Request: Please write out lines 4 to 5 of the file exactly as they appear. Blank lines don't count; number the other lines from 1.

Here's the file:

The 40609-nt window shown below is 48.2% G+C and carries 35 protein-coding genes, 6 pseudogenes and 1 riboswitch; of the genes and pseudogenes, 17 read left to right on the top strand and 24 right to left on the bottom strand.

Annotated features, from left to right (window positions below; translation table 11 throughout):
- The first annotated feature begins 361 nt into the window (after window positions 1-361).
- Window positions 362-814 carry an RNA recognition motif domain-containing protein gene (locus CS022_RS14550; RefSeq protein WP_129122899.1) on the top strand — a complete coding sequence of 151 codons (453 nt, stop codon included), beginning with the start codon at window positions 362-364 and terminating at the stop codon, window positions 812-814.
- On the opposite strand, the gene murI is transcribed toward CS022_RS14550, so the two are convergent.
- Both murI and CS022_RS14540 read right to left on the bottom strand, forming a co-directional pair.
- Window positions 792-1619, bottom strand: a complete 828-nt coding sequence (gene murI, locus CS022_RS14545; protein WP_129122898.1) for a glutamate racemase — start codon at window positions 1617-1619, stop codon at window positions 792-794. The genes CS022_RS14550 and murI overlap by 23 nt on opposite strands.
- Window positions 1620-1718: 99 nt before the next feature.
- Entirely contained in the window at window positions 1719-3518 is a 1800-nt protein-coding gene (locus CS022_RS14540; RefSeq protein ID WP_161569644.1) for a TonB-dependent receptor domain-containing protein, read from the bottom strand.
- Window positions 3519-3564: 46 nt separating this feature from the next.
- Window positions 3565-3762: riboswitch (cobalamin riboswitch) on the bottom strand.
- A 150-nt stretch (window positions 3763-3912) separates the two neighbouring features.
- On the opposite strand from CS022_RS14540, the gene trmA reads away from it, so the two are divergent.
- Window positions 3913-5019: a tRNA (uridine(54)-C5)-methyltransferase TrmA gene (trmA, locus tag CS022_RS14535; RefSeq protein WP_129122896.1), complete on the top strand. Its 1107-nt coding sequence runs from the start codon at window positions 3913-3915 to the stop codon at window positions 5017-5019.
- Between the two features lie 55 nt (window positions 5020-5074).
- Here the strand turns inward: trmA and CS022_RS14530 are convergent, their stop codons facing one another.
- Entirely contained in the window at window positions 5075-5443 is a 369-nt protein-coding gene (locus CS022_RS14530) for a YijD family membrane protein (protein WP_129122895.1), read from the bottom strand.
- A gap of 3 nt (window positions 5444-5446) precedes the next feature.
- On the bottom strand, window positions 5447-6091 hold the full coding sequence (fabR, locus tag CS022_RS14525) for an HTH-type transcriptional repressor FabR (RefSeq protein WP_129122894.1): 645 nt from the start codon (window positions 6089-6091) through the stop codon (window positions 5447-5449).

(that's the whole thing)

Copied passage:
- Window positions 362-814 carry an RNA recognition motif domain-containing protein gene (locus CS022_RS14550; RefSeq protein WP_129122899.1) on the top strand — a complete coding sequence of 151 codons (453 nt, stop codon included), beginning with the start codon at window positions 362-364 and terminating at the stop codon, window positions 812-814.
- On the opposite strand, the gene murI is transcribed toward CS022_RS14550, so the two are convergent.